2013 Award of Honor: Garage

Photo Credit: Amos Morgan Photography


Honors Archive: Dr. Sharon E. Sutton FAIA


Dr. Sharon E. Sutton FAIA, born 1941, holds degrees in architecture, music, philosophy, and psychology. For 3 years in the early 1960s, she played the French horn in a New York production of "Man of La Mancha," before pursuing interior design studies at Pratt and then architecture at Columbia.

She began her current career as an architecture educator in 1975, and has held positions at Pratt Institute, Columbia University, the University of Cincinnati, and the University of Michigan where she became the first African American woman in the US promoted to full professor in an accredited professional degree program in architecture. She came to the University of Washington College of Architecture and Urban Planning in 1998 as a Professor of Architecture, and Director of the Center for Environment, Education, and Design Studies (CEEDS) (which among other programs administers the Denice Hunt K-12 Internship, endowed by the AIA Seattle Diversity Roundtable). At UW, she holds a joint appointment in Urban Design and Planning, an adjunct appointment in Landscape Architecture, and serves on the doctoral faculty in the School of Social Work.

Her teaching at UW includes a design studio, a thesis seminar, and a seminar on the ethics of professional practice; she also advises doctoral students, and assists teachers and prospective teachers to utilize design processes in K-12 education. In Spring 2000, CEEDS assumed leadership of the Architecture Department's annual spring charrettes, reorganizing them as interdisciplinary, intergenerational events serving communities in the Seattle area. Her most recent book, Weaving a Tapestry of Resistance: The Places, Power, and Poetry of a Sustainable Society, derives from a K-12 urban design program she founded while at the University of Michigan.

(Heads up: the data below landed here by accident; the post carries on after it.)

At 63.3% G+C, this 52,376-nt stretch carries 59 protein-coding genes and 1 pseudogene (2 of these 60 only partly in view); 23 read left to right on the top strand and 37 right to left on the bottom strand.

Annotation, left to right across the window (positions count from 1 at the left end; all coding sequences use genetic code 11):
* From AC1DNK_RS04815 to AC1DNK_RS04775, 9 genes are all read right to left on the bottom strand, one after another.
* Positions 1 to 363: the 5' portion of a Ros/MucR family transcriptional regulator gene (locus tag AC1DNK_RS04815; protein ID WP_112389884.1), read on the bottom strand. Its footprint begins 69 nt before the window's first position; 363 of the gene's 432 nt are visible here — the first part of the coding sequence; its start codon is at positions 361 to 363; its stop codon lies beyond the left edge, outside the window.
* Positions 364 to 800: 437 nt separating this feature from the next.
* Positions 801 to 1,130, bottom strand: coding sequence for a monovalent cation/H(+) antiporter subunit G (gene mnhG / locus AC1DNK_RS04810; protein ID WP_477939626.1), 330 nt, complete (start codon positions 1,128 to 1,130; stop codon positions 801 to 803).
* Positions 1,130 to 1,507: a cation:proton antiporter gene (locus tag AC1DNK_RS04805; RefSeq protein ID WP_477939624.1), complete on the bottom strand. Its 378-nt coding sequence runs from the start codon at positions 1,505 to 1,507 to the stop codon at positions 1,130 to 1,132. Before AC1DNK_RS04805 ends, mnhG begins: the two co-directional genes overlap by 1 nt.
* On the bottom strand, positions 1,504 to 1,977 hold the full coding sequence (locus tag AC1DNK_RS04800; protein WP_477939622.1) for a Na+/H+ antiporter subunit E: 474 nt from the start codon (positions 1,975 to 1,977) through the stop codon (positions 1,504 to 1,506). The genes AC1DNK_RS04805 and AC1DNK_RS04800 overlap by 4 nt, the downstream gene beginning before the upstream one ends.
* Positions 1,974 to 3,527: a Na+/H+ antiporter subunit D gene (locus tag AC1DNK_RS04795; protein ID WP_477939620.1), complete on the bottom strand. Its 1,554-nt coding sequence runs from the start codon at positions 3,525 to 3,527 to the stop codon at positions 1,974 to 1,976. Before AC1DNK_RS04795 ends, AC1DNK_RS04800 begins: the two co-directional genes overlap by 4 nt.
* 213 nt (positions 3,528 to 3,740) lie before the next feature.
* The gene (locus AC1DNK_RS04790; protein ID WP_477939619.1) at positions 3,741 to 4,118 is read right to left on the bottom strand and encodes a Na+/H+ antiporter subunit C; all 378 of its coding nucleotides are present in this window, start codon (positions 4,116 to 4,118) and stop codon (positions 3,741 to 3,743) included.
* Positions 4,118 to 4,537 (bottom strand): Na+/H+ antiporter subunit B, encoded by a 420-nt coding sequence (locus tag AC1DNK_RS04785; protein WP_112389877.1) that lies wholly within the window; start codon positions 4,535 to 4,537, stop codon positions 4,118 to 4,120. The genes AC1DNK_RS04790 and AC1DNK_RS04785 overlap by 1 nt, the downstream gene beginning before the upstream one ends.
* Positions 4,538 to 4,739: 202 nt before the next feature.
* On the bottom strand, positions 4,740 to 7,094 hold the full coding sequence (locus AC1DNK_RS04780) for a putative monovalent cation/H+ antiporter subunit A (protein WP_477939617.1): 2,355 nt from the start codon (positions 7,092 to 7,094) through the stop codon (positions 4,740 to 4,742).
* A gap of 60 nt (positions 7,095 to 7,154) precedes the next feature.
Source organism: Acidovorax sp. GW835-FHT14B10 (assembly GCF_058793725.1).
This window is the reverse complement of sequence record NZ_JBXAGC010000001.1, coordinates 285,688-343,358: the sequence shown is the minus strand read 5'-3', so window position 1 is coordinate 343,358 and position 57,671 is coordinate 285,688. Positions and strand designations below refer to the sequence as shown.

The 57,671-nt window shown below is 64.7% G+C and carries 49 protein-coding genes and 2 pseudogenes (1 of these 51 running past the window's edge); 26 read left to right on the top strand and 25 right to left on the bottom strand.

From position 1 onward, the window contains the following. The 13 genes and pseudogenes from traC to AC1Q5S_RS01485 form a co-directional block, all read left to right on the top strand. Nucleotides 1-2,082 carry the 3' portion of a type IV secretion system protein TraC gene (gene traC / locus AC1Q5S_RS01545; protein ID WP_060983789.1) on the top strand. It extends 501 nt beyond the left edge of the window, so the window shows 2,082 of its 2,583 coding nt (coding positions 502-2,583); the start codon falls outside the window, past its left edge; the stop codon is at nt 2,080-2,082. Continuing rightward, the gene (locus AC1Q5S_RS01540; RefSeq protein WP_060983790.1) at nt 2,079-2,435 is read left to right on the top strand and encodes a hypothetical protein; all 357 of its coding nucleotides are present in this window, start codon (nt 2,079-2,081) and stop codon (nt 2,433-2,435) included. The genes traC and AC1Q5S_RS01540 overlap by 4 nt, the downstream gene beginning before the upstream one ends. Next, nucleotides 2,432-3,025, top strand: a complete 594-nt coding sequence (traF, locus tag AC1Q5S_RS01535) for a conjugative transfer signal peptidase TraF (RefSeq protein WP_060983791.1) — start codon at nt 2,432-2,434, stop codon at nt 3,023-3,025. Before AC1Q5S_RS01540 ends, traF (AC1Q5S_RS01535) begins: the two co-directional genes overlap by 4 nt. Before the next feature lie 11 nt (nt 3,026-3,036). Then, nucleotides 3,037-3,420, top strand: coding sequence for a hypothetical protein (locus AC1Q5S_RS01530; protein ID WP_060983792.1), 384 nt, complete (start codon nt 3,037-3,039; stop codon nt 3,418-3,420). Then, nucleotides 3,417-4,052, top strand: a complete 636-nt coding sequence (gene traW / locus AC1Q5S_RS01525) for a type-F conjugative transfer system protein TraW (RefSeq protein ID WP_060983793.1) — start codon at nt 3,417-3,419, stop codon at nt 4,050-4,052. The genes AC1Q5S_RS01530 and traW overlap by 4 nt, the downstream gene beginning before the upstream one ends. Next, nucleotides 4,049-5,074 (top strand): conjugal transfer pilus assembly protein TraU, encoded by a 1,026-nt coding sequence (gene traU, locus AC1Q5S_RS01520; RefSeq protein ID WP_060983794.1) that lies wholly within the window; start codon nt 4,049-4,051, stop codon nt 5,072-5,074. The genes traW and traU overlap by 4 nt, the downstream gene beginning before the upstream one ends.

Dr. Sutton's research, focused on youth participation in community development, has received funding from the Aspen Institute, the National Endowment for the Arts, the W. K. Kellogg Foundation, the Hewlett Foundation, Tukwila School District, University of Michigan, the University of Washington, and most recently the Ford Foundation. Formerly a Kellogg National Fellow and a Distinguished Professor of the Association of Collegiate Schools of Architecture (ACSA), in 1997-1998 she served as President of the National Architectural Accrediting Board (NAAB). She currently serves as a member of the Seattle Design Commission and on the Board of Directors of the Seattle Parks Foundation.

Professor Sutton frequently lectures at colleges and universities internationally, and keynotes professional conferences in several disciplines – architecture, interior design, landscape architecture, planning, and psychology – and has developed experiential workshops for several AIA components as well as national gatherings, including among others the AIA Diversity Conference. Her fine art has appeared in galleries and museums, and in the collections of business enterprises as well as colleges and universities.

The AIA College of Fellows inducted Sharon in 1995; Donald Watson FAIA of Ithaca sponsored her nomination. She has supported the successful nominations of Jay Farbstein FAIA, Max Bond FAIA, Lorri Sipes FAIA, and Donald King FAIA.


Dr. Sharon E. Sutton FAIA

Dr. Sutton's remarks on "Diversity Matters" at AIA Grassroots Leadership Conference 2006



Good design makes a difference

American Institute of Architects

A Chapter of the American Institute of Architects